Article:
Thursday, March 24, 2011

Strange news item from out of state

I received this news article without comment from my old friend Joe - it was just too... surreal not to share 

March 24 2011 - In Lynnwood yesterday a 4 year old girl was killed by an alligator owned by next door neighbor Kelvin Godwin, 51. The alligator broke through a side door and attacked the girl as she was playing in the living room. The owner was fined $50 for failure to provide proof of vaccination, and the alligator was taken by animal control officers to a holding facility where it will be tested for rabies and observed for signs of aggressive behavior. 

If the alligator is deemed dangerous, the owner will have to agree to keep it properly restrained in the future. Godwin, owner of the alligator, said "I don't know what happened. I had him tied up just like I was supposed to. I always keep him tied up. I guess he must have gotten loose somehow." Several neighbors, however, anonymously complained that the alligator had often been seen running loose, and is believed to be responsible for the killing of several neighborhood pets. 

Adrian Phillips, director of the local animal shelter, offered condolences, saying "This is an unfortunate accident, but keep in mind that alligators are no more likely to bite than any other reptile. Alligators can in fact make very good pets". 

Dr June Berkeley, renowned animal behavior expert, added "The important thing here is to keep things in perspective. The worst thing we could do is to start running around saying that alligators are dangerous. The fact is that all reptiles can bite, and alligator bites are relatively rare. On the other hand I've seen a lot of children bitten by geckos, and in my mind that is the real danger."

After reading the above, my first thought was "who are these pod people? where did they come from? has the whole friggen world gone crazy?" and my second thought was "this can't be real". Joe also sent me the reader comments on the article and there are some real head scratchers...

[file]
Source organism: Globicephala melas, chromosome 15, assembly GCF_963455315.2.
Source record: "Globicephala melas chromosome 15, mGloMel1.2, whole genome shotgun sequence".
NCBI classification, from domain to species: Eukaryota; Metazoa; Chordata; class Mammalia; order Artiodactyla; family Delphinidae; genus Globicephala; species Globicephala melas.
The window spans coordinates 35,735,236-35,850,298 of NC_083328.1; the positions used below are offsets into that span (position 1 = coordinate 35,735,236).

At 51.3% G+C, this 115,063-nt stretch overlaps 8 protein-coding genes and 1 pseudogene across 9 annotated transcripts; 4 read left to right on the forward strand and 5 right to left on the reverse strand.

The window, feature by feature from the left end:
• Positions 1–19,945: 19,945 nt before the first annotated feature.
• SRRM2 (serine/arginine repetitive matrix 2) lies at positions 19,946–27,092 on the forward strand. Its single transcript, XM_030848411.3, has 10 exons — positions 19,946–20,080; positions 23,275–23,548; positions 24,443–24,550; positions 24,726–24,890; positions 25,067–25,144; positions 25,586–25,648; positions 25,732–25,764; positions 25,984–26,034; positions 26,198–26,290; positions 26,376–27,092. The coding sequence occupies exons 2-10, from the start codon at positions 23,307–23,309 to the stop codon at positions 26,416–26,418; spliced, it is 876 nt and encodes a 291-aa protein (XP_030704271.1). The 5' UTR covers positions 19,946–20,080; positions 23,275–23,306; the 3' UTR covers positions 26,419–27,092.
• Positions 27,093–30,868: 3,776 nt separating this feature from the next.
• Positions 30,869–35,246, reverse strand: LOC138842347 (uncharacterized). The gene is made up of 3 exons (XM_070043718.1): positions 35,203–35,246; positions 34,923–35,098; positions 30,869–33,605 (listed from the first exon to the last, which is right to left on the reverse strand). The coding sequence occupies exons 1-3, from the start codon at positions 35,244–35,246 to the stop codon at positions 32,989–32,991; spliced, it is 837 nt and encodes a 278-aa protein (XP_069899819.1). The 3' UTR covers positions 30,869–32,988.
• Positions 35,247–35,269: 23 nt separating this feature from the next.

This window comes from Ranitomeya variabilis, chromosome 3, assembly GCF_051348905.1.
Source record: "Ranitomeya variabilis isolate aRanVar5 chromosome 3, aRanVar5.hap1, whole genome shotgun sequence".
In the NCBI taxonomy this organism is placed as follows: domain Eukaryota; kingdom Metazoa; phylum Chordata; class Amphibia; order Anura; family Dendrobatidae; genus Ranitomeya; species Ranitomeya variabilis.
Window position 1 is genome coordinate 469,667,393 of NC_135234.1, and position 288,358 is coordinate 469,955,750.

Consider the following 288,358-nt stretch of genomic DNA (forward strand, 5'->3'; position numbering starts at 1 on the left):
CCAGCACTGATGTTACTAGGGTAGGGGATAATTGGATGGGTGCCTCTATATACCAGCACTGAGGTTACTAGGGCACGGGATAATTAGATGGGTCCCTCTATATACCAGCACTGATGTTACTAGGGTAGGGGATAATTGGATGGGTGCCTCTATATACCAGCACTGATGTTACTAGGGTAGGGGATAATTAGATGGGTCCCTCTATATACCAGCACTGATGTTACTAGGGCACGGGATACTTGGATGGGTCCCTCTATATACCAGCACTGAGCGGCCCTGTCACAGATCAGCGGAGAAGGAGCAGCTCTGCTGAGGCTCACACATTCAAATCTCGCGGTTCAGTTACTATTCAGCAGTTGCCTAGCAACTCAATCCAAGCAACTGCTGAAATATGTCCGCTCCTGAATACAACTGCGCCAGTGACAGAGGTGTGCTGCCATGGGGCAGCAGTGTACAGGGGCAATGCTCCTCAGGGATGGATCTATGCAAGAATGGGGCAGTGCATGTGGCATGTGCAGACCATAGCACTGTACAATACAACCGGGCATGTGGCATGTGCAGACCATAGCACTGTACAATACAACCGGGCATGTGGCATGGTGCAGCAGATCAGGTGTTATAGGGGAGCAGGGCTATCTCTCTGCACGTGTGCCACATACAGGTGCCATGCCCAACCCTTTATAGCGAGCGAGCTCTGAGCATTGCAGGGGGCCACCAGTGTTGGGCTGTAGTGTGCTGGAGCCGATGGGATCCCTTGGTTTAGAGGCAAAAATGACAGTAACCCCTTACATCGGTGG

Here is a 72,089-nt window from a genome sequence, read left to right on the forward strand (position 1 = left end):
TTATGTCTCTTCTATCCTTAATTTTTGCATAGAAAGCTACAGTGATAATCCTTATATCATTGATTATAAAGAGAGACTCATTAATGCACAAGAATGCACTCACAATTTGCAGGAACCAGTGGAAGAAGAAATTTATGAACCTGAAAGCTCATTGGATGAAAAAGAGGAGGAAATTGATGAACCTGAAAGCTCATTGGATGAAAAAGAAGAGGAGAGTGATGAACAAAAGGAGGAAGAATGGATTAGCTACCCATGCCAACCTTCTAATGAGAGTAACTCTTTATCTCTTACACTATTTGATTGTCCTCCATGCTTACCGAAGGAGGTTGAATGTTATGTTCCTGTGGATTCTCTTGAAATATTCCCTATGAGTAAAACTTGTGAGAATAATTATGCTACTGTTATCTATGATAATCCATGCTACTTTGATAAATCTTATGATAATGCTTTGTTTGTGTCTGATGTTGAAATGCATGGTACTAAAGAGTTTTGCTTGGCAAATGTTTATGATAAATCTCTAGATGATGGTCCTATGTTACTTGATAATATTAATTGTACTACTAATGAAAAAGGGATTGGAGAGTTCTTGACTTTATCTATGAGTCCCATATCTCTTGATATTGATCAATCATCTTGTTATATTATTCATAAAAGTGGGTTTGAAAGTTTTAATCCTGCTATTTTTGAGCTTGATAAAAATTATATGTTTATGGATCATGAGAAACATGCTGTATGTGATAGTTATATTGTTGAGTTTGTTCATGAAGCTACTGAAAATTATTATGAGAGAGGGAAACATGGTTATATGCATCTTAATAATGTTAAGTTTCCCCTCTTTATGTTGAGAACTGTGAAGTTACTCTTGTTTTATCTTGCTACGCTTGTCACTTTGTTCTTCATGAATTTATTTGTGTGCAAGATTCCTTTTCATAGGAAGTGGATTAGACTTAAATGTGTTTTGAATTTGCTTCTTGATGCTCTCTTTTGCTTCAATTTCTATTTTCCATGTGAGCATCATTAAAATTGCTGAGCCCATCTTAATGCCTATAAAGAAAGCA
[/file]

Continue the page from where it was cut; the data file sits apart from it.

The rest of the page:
Dr Jim said:
This guy's alligator kills a kid, and these talking heads babble about what great pets they are? Alligators should be banned from inhabited areas. what the hell is wrong with these people?
Rage said:
You can't ban alligators, that's racist! Why not just ban all black people while you're at it? Species specific laws just don't work, that's already been proven.
Gator Dude said: 
Something doesn't add up here. It's just not making any sense. Alligators don't just suddenly attack for no reason. What's the real story here?
Concerned Citizen said:
Why the hell are we tolerating dangerous creatures like this? This has got to be criminal negligence. The alligator should be dead and the guy should be in jail! and what the hell is up with these gator nuts? Don't they realize a little girl was killed?
 LuvMyGator said:
You all are so quick to judge, aren't you? For all we know the girl provoked the attack. Where were the girl's parents by the way, and why was she left unsupervised?
Timmys Mom said:
It's all in how you raise them, "concerned citizen". I've had an alligator for 4 years and he's never hurt a fly, Timmy is the most gentle creature you ever seen. You should come over and meet Timmy and spend some time with him and I guarantee he'll change your mind about alligators.
A child burned said:
After I saw what the alligators did to my cousins cows at the river, I don't think they should be allowed anywhere near populated areas. Timmy's Mom, I think you're nuts, and I hope to God you don't have any kids.
Gatorz4ever said:
Why do you people always have to be hating on these misunderstood creatures. Don't you have anything better to do? I'm sick of all this hating. The alligator was probably just hungry, you can't blame him! It's not the alligator's fault, the owner should of kept him in his yard!
The expert said:
LOL @ The haters! Latest studies prove that chameleons are much more likely to bite than alligators. Did you know that alligators score higher on the RTTS than frogs? Not so smug now, are you?

The expert said: 
Oh here's another news flash: alligators DON'T HAVE LOCKING JAWS. That's a complete myth. I'll Bet I just rocked your world. So tell me, why don't you focus on the real problems and quit sticking your nose where it doesn't belong?